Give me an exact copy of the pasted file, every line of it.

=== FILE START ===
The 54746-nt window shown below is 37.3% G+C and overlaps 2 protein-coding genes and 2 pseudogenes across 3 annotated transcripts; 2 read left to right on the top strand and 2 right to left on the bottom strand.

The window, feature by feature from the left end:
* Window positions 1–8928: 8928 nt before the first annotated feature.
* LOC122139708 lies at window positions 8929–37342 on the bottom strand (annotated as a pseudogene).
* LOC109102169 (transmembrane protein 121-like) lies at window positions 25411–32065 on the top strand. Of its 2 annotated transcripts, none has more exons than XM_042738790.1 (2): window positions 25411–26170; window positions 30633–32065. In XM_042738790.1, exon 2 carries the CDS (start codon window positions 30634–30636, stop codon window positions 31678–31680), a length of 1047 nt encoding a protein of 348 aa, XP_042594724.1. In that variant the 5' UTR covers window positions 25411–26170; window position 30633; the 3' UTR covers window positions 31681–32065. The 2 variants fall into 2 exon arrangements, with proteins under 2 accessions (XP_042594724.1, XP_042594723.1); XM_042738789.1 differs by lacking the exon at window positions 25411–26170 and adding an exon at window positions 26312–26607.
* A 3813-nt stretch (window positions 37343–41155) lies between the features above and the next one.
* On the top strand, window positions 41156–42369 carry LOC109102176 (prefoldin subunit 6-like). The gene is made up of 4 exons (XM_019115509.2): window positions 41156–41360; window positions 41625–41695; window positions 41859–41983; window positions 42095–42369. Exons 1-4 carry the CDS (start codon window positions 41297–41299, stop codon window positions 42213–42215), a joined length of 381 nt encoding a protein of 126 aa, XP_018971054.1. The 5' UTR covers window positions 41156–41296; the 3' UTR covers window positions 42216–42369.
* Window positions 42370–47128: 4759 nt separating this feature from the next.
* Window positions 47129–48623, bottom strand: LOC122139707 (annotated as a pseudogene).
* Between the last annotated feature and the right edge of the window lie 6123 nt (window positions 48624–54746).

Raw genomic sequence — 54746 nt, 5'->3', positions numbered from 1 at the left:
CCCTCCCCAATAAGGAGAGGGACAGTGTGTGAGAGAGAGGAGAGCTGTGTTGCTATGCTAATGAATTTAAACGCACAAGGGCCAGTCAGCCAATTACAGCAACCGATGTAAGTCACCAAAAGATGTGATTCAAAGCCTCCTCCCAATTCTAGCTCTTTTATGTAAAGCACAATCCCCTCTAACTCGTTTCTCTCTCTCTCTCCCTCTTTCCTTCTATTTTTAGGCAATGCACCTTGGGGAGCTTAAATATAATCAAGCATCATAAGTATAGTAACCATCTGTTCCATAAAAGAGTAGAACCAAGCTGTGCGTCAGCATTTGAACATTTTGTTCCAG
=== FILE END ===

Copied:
The 54746-nt window shown below is 37.3% G+C and overlaps 2 protein-coding genes and 2 pseudogenes across 3 annotated transcripts; 2 read left to right on the top strand and 2 right to left on the bottom strand.

The window, feature by feature from the left end:
* Window positions 1–8928: 8928 nt before the first annotated feature.
* LOC122139708 lies at window positions 8929–37342 on the bottom strand (annotated as a pseudogene).
* LOC109102169 (transmembrane protein 121-like) lies at window positions 25411–32065 on the top strand. Of its 2 annotated transcripts, none has more exons than XM_042738790.1 (2): window positions 25411–26170; window positions 30633–32065. In XM_042738790.1, exon 2 carries the CDS (start codon window positions 30634–30636, stop codon window positions 31678–31680), a length of 1047 nt encoding a protein of 348 aa, XP_042594724.1. In that variant the 5' UTR covers window positions 25411–26170; window position 30633; the 3' UTR covers window positions 31681–32065. The 2 variants fall into 2 exon arrangements, with proteins under 2 accessions (XP_042594724.1, XP_042594723.1); XM_042738789.1 differs by lacking the exon at window positions 25411–26170 and adding an exon at window positions 26312–26607.
* A 3813-nt stretch (window positions 37343–41155) lies between the features above and the next one.
* On the top strand, window positions 41156–42369 carry LOC109102176 (prefoldin subunit 6-like). The gene is made up of 4 exons (XM_019115509.2): window positions 41156–41360; window positions 41625–41695; window positions 41859–41983; window positions 42095–42369. Exons 1-4 carry the CDS (start codon window positions 41297–41299, stop codon window positions 42213–42215), a joined length of 381 nt encoding a protein of 126 aa, XP_018971054.1. The 5' UTR covers window positions 41156–41296; the 3' UTR covers window positions 42216–42369.
* Window positions 42370–47128: 4759 nt separating this feature from the next.
* Window positions 47129–48623, bottom strand: LOC122139707 (annotated as a pseudogene).
* Between the last annotated feature and the right edge of the window lie 6123 nt (window positions 48624–54746).

Raw genomic sequence — 54746 nt, 5'->3', positions numbered from 1 at the left:
CCCTCCCCAATAAGGAGAGGGACAGTGTGTGAGAGAGAGGAGAGCTGTGTTGCTATGCTAATGAATTTAAACGCACAAGGGCCAGTCAGCCAATTACAGCAACCGATGTAAGTCACCAAAAGATGTGATTCAAAGCCTCCTCCCAATTCTAGCTCTTTTATGTAAAGCACAATCCCCTCTAACTCGTTTCTCTCTCTCTCTCCCTCTTTCCTTCTATTTTTAGGCAATGCACCTTGGGGAGCTTAAATATAATCAAGCATCATAAGTATAGTAACCATCTGTTCCATAAAAGAGTAGAACCAAGCTGTGCGTCAGCATTTGAACATTTTGTTCCAG